The whole game hinges on the fact that the players can't communicate and coordinate. But what if they both have the same lawyer? The moment you ask for a lawyer the police can't talk to you without the lawyer present and if its the same lawyer the lawyer can not only communicate with both players as he can indirectly transmit communications between both players. This way the whole game is messed up.
Fatal flaw in the prisoner's dilemma game

Wow, OP is unhinged.
Economists/mathematicians claim that:
if X then Y
OP:
X is not always true
Economists/mathematicians continue to claim that:
if X then YIn addition to this (and yours is actually the main point for what concerns econ for the prisoners example), I'd add that people involved in the same trial, with potentially conflicting interests but relying on the same lawyer, do indeed create a weird situation:
"If attorneys have multiple clients in the same matter, they must disclose the existence of any current or potential conflicts, and where possible and proper, obtain waivers of such conflicts in compliance with the applicable rules of professional responsibility."
https://www.attorneysadvantage.com/RiskManagement/DoYouRepresentMultipleClientsintheSameMatt 
No it doesn't. Have you ever taught the prisoner's dilemma by talking to a student and asking them to agree to the efficient outcome? You then still have an incentive to deviate.
What helps you escape the noncooperative outcome, under the right circumstances, is the existence of repeated games and reputation.

It actually describes reality fairly well. Most people donâ€™t even ask for lawyers, much less attempt to coordinate. And even if they do, as pointed out above, there are ethical restrictions and coordination problems that are inherent in the game anyway.
 I went to law school and multiple friends were prosecutors who ran the game in real life. Just FYI.

If only there was a giant literature based on communication...
Also, you're flat wrong. Even if we can communicate, I still have an incentive to deviate. Communication on it's own doesn't help you escape the noncooperative outcome.This is the right answer. OP gets zero marks on his undergrad micro exam.

The whole game hinges on the fact that the players can't communicate and coordinate. But what if they both have the same lawyer? The moment you ask for a lawyer the police can't talk to you without the lawyer present and if its the same lawyer the lawyer can not only communicate with both players as he can indirectly transmit communications between both players. This way the whole game is messed up.
Attorney client privilege is not protected if the communication tries to cover up a crime. So, your theory is wrong, and the prisoner's dilemma is fine.

There are two distinct issues that are being confused. The first is whether Prisoner's Dilemma accurately models concocted scenarios that correspond to *different* games. Of course, it doesn't.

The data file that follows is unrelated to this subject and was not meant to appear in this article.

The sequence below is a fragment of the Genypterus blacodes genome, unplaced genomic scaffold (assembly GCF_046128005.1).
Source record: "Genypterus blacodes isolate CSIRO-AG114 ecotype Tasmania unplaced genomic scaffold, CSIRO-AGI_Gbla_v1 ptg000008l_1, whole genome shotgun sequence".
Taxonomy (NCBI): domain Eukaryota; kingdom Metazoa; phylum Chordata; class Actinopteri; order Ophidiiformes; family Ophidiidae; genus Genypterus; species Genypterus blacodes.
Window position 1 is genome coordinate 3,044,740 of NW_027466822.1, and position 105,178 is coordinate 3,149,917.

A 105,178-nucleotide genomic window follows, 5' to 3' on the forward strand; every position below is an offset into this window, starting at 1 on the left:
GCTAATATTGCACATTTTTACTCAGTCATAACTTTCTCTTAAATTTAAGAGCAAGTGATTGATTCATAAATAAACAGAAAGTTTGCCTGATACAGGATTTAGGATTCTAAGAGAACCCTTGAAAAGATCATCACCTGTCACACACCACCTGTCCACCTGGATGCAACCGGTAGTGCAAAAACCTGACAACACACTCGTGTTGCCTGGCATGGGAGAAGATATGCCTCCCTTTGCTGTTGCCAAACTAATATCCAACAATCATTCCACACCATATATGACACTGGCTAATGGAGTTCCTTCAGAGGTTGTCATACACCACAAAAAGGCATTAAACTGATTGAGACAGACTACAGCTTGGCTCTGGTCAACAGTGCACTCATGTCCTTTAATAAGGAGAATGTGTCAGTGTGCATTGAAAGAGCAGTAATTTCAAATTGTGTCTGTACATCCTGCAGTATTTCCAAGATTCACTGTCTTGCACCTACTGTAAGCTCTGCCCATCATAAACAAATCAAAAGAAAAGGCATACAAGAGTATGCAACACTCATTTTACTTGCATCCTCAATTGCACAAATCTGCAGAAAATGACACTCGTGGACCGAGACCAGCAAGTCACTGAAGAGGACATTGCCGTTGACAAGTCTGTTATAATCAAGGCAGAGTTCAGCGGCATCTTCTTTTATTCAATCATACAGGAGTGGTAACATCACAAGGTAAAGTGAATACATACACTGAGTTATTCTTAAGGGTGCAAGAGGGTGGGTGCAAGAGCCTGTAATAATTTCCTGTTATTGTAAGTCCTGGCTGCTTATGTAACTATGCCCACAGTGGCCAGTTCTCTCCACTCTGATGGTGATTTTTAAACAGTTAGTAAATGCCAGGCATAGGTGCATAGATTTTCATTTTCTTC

The second is whether the formal analysis of the formal game corresponding to Prisoner's Dilemma has a "fatal flaw". It doesn't.

No it doesn't.
It kind of does
You're either being obtuse, or don't understand some really basic concepts.
The solution for one twoperson game isn't "kinda" a solution for a different game. No more than saying x = 2 is "kinda" like x = 3. It's a matter of formal mathematics. There's no "kinda" involved.
What you've done come up with a scenario with assumptions that are different from those of Prisoner's Dilemma, that would correspond to a *DIFFERENT* game than Prisoner's Dilemma. Then you argue that there is a "fatal flaw" in Prisoner's Dilemma because it doesn't accurately describe your different game.

No it doesn't.
It kind of does
You're either being obtuse, or don't understand some really basic concepts.
The solution for one twoperson game isn't "kinda" a solution for a different game. No more than saying x = 2 is "kinda" like x = 3. It's a matter of formal mathematics. There's no "kinda" involved.
What you've done come up with a scenario with assumptions that are different from those of Prisoner's Dilemma, that would correspond to a *DIFFERENT* game than Prisoner's Dilemma. Then you argue that there is a "fatal flaw" in Prisoner's Dilemma because it doesn't accurately describe your different game.Of course you are right. But at the same time, if a game does not model reality, what is the point? Is it just for the sake of doing game theory, or should we be trying to explain actual economic behavior? I think the latter is preferred, but much of the game theory literature focuses on the former, which is why it is not used much. Even consultants don't buy it.

No it doesn't.
It kind of does
You're either being obtuse, or don't understand some really basic concepts.
The solution for one twoperson game isn't "kinda" a solution for a different game. No more than saying x = 2 is "kinda" like x = 3. It's a matter of formal mathematics. There's no "kinda" involved.
What you've done come up with a scenario with assumptions that are different from those of Prisoner's Dilemma, that would correspond to a *DIFFERENT* game than Prisoner's Dilemma. Then you argue that there is a "fatal flaw" in Prisoner's Dilemma because it doesn't accurately describe your different game.Hehehe. Calm down. Don't get all stressed out about this. But it kinda does....
OK, in all seriousness, I put this in a test (with an actual game matrix) and the quality of student responses sort of mirror the quality of responses we've seen here today. Obviously what we colloquially call the "prisoners' dilemma" game and what I described were 2 different games and you should now be introducing other things like beliefs into the game.
At least we didn't get a reg y x reply...